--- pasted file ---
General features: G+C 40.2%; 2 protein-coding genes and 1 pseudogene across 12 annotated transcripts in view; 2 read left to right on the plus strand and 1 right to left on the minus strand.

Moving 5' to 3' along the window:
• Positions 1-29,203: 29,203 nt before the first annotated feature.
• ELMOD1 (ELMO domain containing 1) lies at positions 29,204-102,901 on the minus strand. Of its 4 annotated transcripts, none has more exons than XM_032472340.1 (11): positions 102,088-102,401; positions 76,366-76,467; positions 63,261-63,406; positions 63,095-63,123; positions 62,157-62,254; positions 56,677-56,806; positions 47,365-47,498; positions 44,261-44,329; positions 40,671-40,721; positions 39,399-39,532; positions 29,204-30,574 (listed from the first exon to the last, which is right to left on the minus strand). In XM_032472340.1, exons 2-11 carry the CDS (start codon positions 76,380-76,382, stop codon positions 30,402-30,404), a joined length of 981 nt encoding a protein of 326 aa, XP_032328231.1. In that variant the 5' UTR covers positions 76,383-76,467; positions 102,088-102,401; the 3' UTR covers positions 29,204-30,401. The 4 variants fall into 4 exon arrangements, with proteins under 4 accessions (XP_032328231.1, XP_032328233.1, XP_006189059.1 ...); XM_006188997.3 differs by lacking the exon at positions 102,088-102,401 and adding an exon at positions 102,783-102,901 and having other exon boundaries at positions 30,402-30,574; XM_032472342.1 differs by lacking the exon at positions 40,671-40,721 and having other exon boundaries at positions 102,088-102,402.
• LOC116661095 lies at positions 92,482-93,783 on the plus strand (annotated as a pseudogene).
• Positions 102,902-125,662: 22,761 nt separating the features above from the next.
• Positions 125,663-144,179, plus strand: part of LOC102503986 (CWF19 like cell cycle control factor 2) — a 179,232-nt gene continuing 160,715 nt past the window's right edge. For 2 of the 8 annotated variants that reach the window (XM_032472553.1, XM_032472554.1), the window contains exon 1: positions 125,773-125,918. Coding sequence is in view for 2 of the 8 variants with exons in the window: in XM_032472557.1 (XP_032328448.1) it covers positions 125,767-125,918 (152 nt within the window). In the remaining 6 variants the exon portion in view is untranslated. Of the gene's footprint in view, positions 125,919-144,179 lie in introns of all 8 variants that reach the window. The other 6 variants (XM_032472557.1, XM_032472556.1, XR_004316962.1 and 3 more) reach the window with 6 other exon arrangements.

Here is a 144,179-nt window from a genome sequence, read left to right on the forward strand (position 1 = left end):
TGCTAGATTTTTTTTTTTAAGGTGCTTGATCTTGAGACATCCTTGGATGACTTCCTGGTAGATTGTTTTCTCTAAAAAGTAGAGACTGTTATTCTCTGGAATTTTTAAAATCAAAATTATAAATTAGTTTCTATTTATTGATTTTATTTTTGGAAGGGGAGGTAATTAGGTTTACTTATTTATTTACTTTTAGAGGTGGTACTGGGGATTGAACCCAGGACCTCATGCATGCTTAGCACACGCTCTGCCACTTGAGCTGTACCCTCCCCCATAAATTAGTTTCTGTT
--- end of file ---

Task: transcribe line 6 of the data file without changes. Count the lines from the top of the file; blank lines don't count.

• Positions 102,902-125,662: 22,761 nt separating the features above from the next.